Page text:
After that, everybody made me just go ahead and open the chests – with the keys we looted off the Evil Cleric.

What do you know – the first chest had a needle trap under the lid!! But it was disabled by the key, so it didn’t actually go off.

And the other chest was fine.

Note to self: Elwyn can’t find traps.

The chests contained a load of platinum, gold, and electrum – plus a bracelet and some gems. So we loaded it all up and paddled back to the main passage.

There were still one or two tunnels we hadn’t explored yet. The first of these was very narrow – I’m surprised Lancell and Ezekiel even shouldered their way in there.

It kind of spiraled its way to the center where – apparently – there was another chest on a platform. I couldn’t see it, since I was back a turn or two.

Raven took the keys forward to check it for traps, and open it if he could. I heard them saying that none of the keys would fit, and Raven offered to pick the lock.

I’m not sure exactly what happened next, but Lancell and Ezekiel suddenly shoved their way back toward us as mud and dirt flaked down from the ceiling.

Raven gave a yelp as he was partially buried, but he escaped the main support beam and dragged himself out of the debris.

“Well, that was a trap,” he said.

So we abandoned that chest and squeezed back out into the main passageway.

One other little chore to mop up: we had to burn the snake eggs. We poured our looted oil over every inch of the room, and then – as we all stood well back – Lancell lobbed a torch through the door.

Foom! I could feel the heat from where I stood! At least those little beasties won’t grow up to be vicious, Ezekiel-biting menaces.

The last room to investigate held something very strange indeed. All the way up and down that corridor, one could hear a creaking and trickling sound. When we looked inside the room, we saw a large wheel-contraption and buckets on ropes. The buckets swung down, plunged into a pool of water that covered much of the floor, and were carried up through a hole in the ceiling.

Operating the contraption? Five zombies. Apparently flood management is a cinch when you have zombie-slaves.

They ignored us completely…Even when Ezekiel dusted a couple of them with his magic stuffed sheep, the others kept working like little automatons.

He turned the rest into dust, and the wheel creaked into silence. The sound of running water, however, went on – louder in the sudden isolation.

We returned to the VIP quarters to spend the night. The water will start to reclaim this cavern, but not before we’re ready to leave (we think).

It’s been a long day, and Mikael wants to pray for Animal Friendship, to try befriending the little bipedal lizard-beast below.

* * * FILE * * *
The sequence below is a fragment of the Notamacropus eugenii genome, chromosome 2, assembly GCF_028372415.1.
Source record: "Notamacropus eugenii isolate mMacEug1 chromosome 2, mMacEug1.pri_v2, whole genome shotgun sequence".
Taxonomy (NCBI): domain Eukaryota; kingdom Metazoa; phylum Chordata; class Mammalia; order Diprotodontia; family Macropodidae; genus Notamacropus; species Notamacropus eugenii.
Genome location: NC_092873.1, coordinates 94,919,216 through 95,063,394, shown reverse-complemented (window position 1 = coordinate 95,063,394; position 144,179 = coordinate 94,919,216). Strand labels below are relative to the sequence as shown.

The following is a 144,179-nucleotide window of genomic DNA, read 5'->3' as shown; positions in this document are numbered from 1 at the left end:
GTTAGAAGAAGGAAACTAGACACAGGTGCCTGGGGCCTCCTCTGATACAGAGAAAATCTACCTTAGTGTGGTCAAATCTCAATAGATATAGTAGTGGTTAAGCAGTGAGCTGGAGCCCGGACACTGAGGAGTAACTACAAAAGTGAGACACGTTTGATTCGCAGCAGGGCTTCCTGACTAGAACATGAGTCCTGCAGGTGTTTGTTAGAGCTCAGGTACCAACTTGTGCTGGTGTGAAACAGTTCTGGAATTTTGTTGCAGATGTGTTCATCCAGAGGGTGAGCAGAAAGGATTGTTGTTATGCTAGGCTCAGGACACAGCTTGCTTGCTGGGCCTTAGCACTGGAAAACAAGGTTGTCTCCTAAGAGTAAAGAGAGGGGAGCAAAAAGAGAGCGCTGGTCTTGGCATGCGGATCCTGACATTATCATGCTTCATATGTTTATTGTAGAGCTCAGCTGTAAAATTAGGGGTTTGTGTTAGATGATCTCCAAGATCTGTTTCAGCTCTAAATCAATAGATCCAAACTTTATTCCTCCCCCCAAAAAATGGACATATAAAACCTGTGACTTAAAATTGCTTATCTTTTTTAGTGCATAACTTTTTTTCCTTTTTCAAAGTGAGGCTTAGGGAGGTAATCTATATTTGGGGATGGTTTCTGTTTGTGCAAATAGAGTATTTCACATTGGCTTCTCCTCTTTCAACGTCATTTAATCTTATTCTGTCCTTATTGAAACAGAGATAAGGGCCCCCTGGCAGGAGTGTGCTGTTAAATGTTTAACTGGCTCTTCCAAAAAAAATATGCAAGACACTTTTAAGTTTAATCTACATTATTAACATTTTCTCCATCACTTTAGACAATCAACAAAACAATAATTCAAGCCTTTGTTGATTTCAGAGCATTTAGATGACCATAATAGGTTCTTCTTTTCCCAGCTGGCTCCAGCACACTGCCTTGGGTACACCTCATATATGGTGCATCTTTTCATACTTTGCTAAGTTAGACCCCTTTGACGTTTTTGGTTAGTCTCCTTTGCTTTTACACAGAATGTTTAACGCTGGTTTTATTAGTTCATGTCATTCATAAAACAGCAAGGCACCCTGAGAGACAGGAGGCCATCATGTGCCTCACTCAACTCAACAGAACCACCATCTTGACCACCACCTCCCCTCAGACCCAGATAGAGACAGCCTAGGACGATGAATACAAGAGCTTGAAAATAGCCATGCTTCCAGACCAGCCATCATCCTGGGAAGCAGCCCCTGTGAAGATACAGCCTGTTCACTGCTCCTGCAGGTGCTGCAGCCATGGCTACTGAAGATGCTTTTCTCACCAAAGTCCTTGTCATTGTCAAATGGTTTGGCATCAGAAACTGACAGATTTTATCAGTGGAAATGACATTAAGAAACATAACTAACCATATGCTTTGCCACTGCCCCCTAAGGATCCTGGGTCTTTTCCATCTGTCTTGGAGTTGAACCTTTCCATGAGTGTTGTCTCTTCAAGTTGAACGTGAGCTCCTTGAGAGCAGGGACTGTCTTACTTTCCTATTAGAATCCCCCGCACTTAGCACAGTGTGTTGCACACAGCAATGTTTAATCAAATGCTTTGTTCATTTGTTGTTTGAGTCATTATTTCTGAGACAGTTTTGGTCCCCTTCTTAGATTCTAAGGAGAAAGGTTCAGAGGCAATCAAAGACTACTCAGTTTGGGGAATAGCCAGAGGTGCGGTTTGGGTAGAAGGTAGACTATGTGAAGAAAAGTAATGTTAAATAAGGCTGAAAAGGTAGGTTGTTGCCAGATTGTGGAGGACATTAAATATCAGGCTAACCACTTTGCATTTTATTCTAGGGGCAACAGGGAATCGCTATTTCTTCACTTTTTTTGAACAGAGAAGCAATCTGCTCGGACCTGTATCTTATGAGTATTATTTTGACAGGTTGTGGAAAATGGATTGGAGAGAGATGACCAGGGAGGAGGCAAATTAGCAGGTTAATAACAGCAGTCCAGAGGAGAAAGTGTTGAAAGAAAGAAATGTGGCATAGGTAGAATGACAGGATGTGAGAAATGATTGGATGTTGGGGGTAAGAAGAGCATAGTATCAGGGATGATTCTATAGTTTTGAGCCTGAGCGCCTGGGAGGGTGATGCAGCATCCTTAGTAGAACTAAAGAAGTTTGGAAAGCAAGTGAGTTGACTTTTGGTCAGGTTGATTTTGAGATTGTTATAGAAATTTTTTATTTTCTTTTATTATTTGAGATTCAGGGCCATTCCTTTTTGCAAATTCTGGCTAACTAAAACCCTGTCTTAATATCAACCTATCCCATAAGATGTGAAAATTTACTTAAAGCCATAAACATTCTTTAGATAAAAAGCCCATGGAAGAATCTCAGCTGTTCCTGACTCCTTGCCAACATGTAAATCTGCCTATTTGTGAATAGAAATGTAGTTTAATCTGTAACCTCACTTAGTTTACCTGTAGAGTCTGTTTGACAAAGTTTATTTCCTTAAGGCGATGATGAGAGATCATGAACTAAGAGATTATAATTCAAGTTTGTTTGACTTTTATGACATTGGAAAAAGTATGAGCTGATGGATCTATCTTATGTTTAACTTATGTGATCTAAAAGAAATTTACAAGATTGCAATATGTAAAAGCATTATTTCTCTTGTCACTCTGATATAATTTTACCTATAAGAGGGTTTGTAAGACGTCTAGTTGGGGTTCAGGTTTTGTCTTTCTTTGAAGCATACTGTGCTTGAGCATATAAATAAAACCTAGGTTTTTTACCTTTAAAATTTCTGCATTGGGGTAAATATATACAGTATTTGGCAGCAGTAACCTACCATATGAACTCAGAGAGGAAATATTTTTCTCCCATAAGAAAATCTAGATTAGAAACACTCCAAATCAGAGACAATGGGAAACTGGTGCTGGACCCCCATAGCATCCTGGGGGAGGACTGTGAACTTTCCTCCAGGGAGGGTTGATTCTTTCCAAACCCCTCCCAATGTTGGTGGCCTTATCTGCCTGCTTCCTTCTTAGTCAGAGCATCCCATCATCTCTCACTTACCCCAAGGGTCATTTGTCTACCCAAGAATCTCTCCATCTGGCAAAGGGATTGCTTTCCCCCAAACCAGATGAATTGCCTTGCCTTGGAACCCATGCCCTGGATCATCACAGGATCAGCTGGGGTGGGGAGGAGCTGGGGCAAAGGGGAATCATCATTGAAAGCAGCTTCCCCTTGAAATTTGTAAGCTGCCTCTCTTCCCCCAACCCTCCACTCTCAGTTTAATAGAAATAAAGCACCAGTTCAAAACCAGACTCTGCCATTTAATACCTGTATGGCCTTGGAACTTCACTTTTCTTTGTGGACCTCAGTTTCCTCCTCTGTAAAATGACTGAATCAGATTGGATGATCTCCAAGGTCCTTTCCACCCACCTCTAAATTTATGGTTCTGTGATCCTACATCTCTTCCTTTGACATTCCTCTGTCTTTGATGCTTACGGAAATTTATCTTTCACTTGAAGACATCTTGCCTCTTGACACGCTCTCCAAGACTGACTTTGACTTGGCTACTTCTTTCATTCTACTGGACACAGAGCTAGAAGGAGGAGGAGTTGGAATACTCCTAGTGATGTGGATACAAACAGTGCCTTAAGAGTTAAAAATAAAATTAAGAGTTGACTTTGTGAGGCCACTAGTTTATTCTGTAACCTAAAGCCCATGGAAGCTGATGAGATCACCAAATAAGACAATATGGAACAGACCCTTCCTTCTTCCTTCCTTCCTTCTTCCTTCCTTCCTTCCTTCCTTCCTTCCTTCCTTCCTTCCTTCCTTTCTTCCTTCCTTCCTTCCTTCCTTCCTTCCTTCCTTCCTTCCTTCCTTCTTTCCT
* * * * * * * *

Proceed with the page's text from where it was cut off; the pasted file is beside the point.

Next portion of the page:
I wonder what he would feed it if he caught it, but I guess we’ll worry about that if it comes to it.

Nori rejoined us a while ago, and is hanging on the wall by his chair while he pets her. Would she be jealous of another animal companion?

At least as long as we’re killing monsters, we have plenty of snacks for her. I wonder if she can be house-trained, as in taught to not eat people we like.

To start at the beginning, click here.

Dear Diary…foes and fortunes Part 1

ALERT: May Contain Spoilers for the Adventure: “Against the Cult of the Reptile God”

Far above where the sun shone, dawn broke. Lancell and Nori the spider were moving again, and seemed none the worse for spending the night paralyzed. Even Ezekiel had color in his face again, so we headed out in our usual battle formation.

Down the hall, about the turn where Ezekiel was attacked before, the lizardmen (trogs) suddenly melted out of the shadows and fell upon us.

We must have startled them as much as they surprised us – that, or they were consumed with hatred to hit us – because two of them cut down their companions in front of them before we could even engage.

Nori pounced and sank her fangs into one of the stinking creatures, while Mikael leaned against the wall of the passage, clearly trying not to hurl.

I launched my arrow while Raven darted forward and did one of his Monk-ish palm-punches, stunning the trog.

The luck didn’t stay on our side, though. Nori was felled to the ground with a stone ax, and I…sort of…grazed Mikael’s arm with an arrow.

Lancell was dropping trogs left and right, while Ezekiel soaked up punishment until he was leveled to the ground.

I tell you it was my bow, but somehow it slipped from my hand and came back to whack me in the eye. My next shot finally flew true, though, and nailed a trog through the throat… The enemy was defeated.